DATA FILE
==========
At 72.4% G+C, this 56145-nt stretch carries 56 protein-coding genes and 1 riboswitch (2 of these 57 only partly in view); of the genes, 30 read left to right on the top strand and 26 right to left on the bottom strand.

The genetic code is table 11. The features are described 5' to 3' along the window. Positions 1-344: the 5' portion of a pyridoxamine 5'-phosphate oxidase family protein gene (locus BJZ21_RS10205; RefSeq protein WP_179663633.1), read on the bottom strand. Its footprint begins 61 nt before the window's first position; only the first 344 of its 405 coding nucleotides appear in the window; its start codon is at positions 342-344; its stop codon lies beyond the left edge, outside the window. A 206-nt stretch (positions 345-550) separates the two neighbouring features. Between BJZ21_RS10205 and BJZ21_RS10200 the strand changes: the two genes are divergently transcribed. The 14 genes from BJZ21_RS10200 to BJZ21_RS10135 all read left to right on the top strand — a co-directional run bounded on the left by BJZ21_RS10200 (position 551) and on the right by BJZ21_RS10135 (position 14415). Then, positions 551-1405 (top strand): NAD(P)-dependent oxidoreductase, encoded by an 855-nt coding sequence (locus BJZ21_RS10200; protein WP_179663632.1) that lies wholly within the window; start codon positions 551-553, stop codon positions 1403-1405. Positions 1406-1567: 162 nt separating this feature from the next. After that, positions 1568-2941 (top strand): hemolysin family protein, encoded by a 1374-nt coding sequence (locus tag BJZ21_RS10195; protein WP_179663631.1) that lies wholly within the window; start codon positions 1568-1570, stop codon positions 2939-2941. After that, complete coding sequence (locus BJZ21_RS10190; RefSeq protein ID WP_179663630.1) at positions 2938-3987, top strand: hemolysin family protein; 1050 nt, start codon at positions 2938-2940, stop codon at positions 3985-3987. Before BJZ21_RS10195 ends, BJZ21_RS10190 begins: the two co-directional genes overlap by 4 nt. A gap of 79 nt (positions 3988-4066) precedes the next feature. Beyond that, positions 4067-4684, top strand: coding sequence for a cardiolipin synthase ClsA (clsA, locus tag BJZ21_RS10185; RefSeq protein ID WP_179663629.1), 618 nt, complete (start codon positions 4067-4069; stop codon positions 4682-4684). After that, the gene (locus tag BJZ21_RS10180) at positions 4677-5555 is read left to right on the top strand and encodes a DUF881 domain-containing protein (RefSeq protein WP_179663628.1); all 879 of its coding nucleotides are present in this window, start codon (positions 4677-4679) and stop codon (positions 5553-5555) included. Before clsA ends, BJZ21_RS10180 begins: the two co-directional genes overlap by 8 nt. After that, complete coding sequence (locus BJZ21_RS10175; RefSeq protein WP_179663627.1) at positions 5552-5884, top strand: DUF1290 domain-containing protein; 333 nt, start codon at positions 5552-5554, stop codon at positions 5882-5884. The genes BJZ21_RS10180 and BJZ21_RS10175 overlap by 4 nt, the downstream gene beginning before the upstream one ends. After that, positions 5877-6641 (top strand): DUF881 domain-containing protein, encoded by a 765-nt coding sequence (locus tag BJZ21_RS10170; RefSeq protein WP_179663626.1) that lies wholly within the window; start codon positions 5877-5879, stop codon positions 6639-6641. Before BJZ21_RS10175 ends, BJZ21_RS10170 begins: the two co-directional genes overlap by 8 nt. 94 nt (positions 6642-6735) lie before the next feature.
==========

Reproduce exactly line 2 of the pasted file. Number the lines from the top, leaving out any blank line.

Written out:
The genetic code is table 11. The features are described 5' to 3' along the window. Positions 1-344: the 5' portion of a pyridoxamine 5'-phosphate oxidase family protein gene (locus BJZ21_RS10205; RefSeq protein WP_179663633.1), read on the bottom strand. Its footprint begins 61 nt before the window's first position; only the first 344 of its 405 coding nucleotides appear in the window; its start codon is at positions 342-344; its stop codon lies beyond the left edge, outside the window. A 206-nt stretch (positions 345-550) separates the two neighbouring features. Between BJZ21_RS10205 and BJZ21_RS10200 the strand changes: the two genes are divergently transcribed. The 14 genes from BJZ21_RS10200 to BJZ21_RS10135 all read left to right on the top strand — a co-directional run bounded on the left by BJZ21_RS10200 (position 551) and on the right by BJZ21_RS10135 (position 14415). Then, positions 551-1405 (top strand): NAD(P)-dependent oxidoreductase, encoded by an 855-nt coding sequence (locus BJZ21_RS10200; protein WP_179663632.1) that lies wholly within the window; start codon positions 551-553, stop codon positions 1403-1405. Positions 1406-1567: 162 nt separating this feature from the next. After that, positions 1568-2941 (top strand): hemolysin family protein, encoded by a 1374-nt coding sequence (locus tag BJZ21_RS10195; protein WP_179663631.1) that lies wholly within the window; start codon positions 1568-1570, stop codon positions 2939-2941. After that, complete coding sequence (locus BJZ21_RS10190; RefSeq protein ID WP_179663630.1) at positions 2938-3987, top strand: hemolysin family protein; 1050 nt, start codon at positions 2938-2940, stop codon at positions 3985-3987. Before BJZ21_RS10195 ends, BJZ21_RS10190 begins: the two co-directional genes overlap by 4 nt. A gap of 79 nt (positions 3988-4066) precedes the next feature. Beyond that, positions 4067-4684, top strand: coding sequence for a cardiolipin synthase ClsA (clsA, locus tag BJZ21_RS10185; RefSeq protein ID WP_179663629.1), 618 nt, complete (start codon positions 4067-4069; stop codon positions 4682-4684). After that, the gene (locus tag BJZ21_RS10180) at positions 4677-5555 is read left to right on the top strand and encodes a DUF881 domain-containing protein (RefSeq protein WP_179663628.1); all 879 of its coding nucleotides are present in this window, start codon (positions 4677-4679) and stop codon (positions 5553-5555) included. Before clsA ends, BJZ21_RS10180 begins: the two co-directional genes overlap by 8 nt. After that, complete coding sequence (locus BJZ21_RS10175; RefSeq protein WP_179663627.1) at positions 5552-5884, top strand: DUF1290 domain-containing protein; 333 nt, start codon at positions 5552-5554, stop codon at positions 5882-5884. The genes BJZ21_RS10180 and BJZ21_RS10175 overlap by 4 nt, the downstream gene beginning before the upstream one ends. After that, positions 5877-6641 (top strand): DUF881 domain-containing protein, encoded by a 765-nt coding sequence (locus tag BJZ21_RS10170; RefSeq protein WP_179663626.1) that lies wholly within the window; start codon positions 5877-5879, stop codon positions 6639-6641. Before BJZ21_RS10175 ends, BJZ21_RS10170 begins: the two co-directional genes overlap by 8 nt. 94 nt (positions 6642-6735) lie before the next feature.